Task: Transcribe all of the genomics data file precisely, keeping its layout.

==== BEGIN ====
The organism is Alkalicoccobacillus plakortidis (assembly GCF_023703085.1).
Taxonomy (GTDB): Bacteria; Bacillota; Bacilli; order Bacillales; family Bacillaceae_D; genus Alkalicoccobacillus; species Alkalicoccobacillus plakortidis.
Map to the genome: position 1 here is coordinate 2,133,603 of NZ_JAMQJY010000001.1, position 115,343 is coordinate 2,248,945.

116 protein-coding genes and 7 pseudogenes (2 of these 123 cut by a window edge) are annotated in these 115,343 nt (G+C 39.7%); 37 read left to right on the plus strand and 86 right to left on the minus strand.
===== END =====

The organism is Alkalicoccobacillus plakortidis (assembly GCF_023703085.1).
Taxonomy (GTDB): Bacteria; Bacillota; Bacilli; order Bacillales; family Bacillaceae_D; genus Alkalicoccobacillus; species Alkalicoccobacillus plakortidis.
Map to the genome: position 1 here is coordinate 2,133,603 of NZ_JAMQJY010000001.1, position 115,343 is coordinate 2,248,945.

116 protein-coding genes and 7 pseudogenes (2 of these 123 cut by a window edge) are annotated in these 115,343 nt (G+C 39.7%); 37 read left to right on the plus strand and 86 right to left on the minus strand.